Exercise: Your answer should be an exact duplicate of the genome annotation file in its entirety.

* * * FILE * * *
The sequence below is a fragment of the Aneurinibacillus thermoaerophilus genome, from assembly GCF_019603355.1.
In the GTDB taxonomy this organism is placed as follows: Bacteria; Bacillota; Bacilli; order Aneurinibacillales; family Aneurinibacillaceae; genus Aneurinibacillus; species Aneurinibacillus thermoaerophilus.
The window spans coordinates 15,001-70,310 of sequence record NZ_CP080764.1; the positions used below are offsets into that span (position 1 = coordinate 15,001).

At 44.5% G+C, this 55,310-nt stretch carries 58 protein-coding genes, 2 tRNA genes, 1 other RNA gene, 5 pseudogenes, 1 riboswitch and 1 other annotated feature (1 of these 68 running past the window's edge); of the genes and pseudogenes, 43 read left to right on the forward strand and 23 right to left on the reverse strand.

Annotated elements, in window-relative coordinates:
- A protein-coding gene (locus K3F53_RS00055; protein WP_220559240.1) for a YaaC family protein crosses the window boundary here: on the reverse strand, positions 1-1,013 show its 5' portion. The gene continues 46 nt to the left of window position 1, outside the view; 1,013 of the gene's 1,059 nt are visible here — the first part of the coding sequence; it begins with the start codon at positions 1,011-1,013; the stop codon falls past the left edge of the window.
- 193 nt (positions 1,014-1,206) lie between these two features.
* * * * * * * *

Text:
The sequence below is a fragment of the Aneurinibacillus thermoaerophilus genome, from assembly GCF_019603355.1.
In the GTDB taxonomy this organism is placed as follows: Bacteria; Bacillota; Bacilli; order Aneurinibacillales; family Aneurinibacillaceae; genus Aneurinibacillus; species Aneurinibacillus thermoaerophilus.
The window spans coordinates 15,001-70,310 of sequence record NZ_CP080764.1; the positions used below are offsets into that span (position 1 = coordinate 15,001).

At 44.5% G+C, this 55,310-nt stretch carries 58 protein-coding genes, 2 tRNA genes, 1 other RNA gene, 5 pseudogenes, 1 riboswitch and 1 other annotated feature (1 of these 68 running past the window's edge); of the genes and pseudogenes, 43 read left to right on the forward strand and 23 right to left on the reverse strand.

Annotated elements, in window-relative coordinates:
- A protein-coding gene (locus K3F53_RS00055; protein WP_220559240.1) for a YaaC family protein crosses the window boundary here: on the reverse strand, positions 1-1,013 show its 5' portion. The gene continues 46 nt to the left of window position 1, outside the view; 1,013 of the gene's 1,059 nt are visible here — the first part of the coding sequence; it begins with the start codon at positions 1,011-1,013; the stop codon falls past the left edge of the window.
- 193 nt (positions 1,014-1,206) lie between these two features.